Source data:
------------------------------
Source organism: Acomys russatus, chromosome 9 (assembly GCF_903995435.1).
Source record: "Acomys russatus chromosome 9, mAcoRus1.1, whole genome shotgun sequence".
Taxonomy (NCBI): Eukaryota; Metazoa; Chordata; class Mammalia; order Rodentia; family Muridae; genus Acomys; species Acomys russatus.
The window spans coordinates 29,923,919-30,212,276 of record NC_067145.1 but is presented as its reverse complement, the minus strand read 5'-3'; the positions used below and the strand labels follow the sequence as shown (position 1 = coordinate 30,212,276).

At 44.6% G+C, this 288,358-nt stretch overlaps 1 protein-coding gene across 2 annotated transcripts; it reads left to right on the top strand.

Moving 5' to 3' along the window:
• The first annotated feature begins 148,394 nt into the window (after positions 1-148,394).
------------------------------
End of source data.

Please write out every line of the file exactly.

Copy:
Source organism: Acomys russatus, chromosome 9 (assembly GCF_903995435.1).
Source record: "Acomys russatus chromosome 9, mAcoRus1.1, whole genome shotgun sequence".
Taxonomy (NCBI): Eukaryota; Metazoa; Chordata; class Mammalia; order Rodentia; family Muridae; genus Acomys; species Acomys russatus.
The window spans coordinates 29,923,919-30,212,276 of record NC_067145.1 but is presented as its reverse complement, the minus strand read 5'-3'; the positions used below and the strand labels follow the sequence as shown (position 1 = coordinate 30,212,276).

At 44.6% G+C, this 288,358-nt stretch overlaps 1 protein-coding gene across 2 annotated transcripts; it reads left to right on the top strand.

Moving 5' to 3' along the window:
• The first annotated feature begins 148,394 nt into the window (after positions 1-148,394).